PANAMA CITY, JULY 3 -- Skirmishes between antigovernment protesters and riot police continued for the fourth day today as many downtown stores closed to observe an opposition strike against Panama's top military commander, Gen. Manuel Antonio Noriega.

In a sign of the prevailing uncertainty, aides to President Eric Arturo Delvalle spent the day denying a storm of rumors that he had resigned.

The national university closed until Monday, rector Abdiel Adames said, after dozens of students were injured in riots there yesterday.

The latest round of pro- and anti-Noriega disturbances erupted Tuesday, four days after the U.S. Senate passed a resolution calling for Noriega to step down. The crisis began in early June when Noriega's second-in-command, Col. Roberto Diaz Herrera, was forced out of his post and publicly accused Noriega of being involved in election fraud and assassination.

The largely middle-class opposition, organized in a coalition of business and professional groups called the National Civic Crusade, charged that Noriega had thwarted the return to electoral democracy after nearly two decades of de facto military rule. The opposition accused Noriega of amassing vast personal wealth through corrupt business dealings and of murdering Hugo Spadafora, an opponent, in 1985.

Noriega, who controls the government, fought back in recent weeks by calling the opposition "white tails," meaning that they are wealthy U.S.-backed oligarchs. He accused them of seeking to wrest power from the 20,000-troop Panamanian Defense Forces, who he said represent the poor.

The Senate resolution, echoing opposition demands, added new momentum to the protests. Leftist political forces encouraged by Noriega denounced it as intervention in Panama's affairs and attacked the U.S. Embassy Tuesday with rocks and bottles, turning the unrest into a confrontation with Washington.

Opposition protesters returned again at noon today to the main avenues of the financial district to block traffic, banging pots and waving white handkerchiefs. They were dispersed by riot police, known as Dobermans, firing buckshot. Several protesters were injured.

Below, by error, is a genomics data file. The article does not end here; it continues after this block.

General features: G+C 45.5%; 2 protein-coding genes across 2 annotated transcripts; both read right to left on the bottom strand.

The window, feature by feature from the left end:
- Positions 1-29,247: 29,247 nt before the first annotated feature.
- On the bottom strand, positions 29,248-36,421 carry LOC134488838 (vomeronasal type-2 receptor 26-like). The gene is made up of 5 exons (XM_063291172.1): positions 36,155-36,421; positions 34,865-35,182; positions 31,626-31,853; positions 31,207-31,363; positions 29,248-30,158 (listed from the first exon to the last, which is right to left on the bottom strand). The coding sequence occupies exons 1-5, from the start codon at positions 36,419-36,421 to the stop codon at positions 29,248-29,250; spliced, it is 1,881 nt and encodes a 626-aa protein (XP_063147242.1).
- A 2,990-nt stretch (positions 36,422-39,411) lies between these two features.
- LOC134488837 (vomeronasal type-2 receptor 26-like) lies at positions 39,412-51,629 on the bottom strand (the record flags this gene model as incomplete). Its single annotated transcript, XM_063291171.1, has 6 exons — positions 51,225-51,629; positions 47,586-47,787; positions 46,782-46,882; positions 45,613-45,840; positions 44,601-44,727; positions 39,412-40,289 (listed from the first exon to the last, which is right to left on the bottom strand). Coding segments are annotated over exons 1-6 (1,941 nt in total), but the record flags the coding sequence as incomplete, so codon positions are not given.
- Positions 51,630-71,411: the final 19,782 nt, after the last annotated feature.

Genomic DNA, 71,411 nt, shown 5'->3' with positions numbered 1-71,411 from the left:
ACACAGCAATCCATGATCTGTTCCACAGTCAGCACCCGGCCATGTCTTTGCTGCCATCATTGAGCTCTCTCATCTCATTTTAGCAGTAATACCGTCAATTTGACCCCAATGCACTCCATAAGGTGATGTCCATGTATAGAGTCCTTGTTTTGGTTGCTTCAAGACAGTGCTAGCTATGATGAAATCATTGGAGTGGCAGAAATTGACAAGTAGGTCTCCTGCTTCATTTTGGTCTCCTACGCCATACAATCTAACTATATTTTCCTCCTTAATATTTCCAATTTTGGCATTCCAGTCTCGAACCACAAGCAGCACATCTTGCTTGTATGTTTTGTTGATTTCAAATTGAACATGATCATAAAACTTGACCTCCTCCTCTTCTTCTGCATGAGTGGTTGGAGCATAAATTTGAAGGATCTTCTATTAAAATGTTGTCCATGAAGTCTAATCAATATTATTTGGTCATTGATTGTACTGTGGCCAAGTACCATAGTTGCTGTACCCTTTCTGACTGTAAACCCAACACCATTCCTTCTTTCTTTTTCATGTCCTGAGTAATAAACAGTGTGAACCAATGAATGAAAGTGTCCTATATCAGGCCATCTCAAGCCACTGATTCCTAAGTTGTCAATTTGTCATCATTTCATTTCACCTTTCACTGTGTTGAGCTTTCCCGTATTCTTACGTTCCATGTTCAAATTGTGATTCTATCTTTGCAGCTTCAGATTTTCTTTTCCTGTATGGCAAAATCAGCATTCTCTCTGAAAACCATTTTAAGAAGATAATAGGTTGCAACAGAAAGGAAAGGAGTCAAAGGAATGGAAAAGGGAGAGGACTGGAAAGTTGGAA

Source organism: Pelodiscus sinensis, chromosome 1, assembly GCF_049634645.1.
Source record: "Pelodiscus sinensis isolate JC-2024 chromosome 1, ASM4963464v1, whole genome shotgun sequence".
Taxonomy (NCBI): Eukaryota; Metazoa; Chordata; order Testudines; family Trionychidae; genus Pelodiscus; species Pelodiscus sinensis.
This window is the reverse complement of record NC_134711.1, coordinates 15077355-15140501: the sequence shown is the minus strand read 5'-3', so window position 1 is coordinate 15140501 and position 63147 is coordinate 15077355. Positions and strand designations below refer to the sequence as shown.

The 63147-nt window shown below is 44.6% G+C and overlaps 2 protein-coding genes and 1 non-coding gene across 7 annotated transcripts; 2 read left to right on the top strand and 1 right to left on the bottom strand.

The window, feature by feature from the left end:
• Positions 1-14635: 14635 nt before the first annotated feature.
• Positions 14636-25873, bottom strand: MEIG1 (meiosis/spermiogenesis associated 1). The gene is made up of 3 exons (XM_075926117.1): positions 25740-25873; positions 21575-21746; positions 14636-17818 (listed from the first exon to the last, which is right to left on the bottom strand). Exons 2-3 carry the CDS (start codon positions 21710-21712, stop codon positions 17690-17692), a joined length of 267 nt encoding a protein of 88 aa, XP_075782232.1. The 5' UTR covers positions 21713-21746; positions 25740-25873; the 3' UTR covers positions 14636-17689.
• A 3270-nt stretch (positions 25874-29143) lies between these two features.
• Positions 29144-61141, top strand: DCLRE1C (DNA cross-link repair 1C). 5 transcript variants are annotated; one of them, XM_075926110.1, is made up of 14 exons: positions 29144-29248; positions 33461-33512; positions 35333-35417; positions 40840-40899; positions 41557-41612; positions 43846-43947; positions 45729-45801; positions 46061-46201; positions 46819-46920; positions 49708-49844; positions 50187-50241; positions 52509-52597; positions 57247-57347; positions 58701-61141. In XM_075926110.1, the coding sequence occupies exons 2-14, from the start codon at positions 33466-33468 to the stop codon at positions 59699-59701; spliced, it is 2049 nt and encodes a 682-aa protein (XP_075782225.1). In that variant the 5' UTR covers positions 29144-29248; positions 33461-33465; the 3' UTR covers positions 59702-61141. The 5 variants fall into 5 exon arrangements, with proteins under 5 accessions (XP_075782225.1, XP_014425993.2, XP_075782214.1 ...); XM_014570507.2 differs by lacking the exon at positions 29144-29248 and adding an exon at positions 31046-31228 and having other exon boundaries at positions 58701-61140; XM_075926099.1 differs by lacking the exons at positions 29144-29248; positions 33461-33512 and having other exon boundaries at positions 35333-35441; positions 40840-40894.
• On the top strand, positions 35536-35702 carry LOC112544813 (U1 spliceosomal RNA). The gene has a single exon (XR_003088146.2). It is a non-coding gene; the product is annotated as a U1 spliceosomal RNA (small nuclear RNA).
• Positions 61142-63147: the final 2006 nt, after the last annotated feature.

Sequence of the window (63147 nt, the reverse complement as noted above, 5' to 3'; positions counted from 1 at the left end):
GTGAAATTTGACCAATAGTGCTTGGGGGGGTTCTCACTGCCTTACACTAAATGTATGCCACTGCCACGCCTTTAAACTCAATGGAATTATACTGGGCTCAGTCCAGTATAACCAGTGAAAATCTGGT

The big Chase Manhattan Bank branch here was closed because no employes arrived for work. Its street windows were boarded over. Yesterday two employes were detained briefly and several were beaten inside the building by police.

At dawn yesterday, pro-Noriega demonstrators smashed the ground-floor windows of the Bank of America and threw a flaming molotov cocktail into second-floor offices. No employes arrived for work there today either, bank officials said.

Anti-U.S. demonstrators also splashed red and blue paint across the front of the Citibank headquarters here. Citibank was open for business today.

Panama is a major international banking center, with about $39 billion in assets here.

The Chamber of Commerce, the main organization in the National Civic Crusade, called a general strike starting at noon to last through Sunday. The protest came in response to the looting and burning yesterday of a luxury department store belonging to Roberto Eisenmann, publisher of the opposition daily La Prensa, now in self-imposed exile in Miami.

Eisenmann is related by marriage to Delvalle, and several of Delvalle's relatives worked in Mansion Dante, the destroyed store. First Lady Mariela Diez de Delvalle yesterday condemned the attack, giving rise to reports that the president would step down. The government's National Radio denied the rumors.

At a news conference today, a broad confederation of leftist unions and grass-roots groups sought to push the government to sharpen even more its clash with the United States. The confederation called on Noriega to stop joint military exercises with U.S. troops and to expel U.S. Ambassador Arthur Davis and all other U.S. personnel who "conspired against our national interests."

An afternoon newspaper controlled by Noriega displayed a photo of the U.S. deputy chief of mission, John Maisto, captioned: "Panamanian, remember this face!" Maisto was said to be the "intellectual author" of recent opposition rioting.

A U.S. Embassy spokesperson said there have been no attacks this week on American diplomats or soldiers here, but a number of vehicles with U.S. military base stickers were stoned while parked in the streets.

Panama hosts the Southern Command, which is in charge of most U.S. troops in Latin America, and 10,000 American soldiers.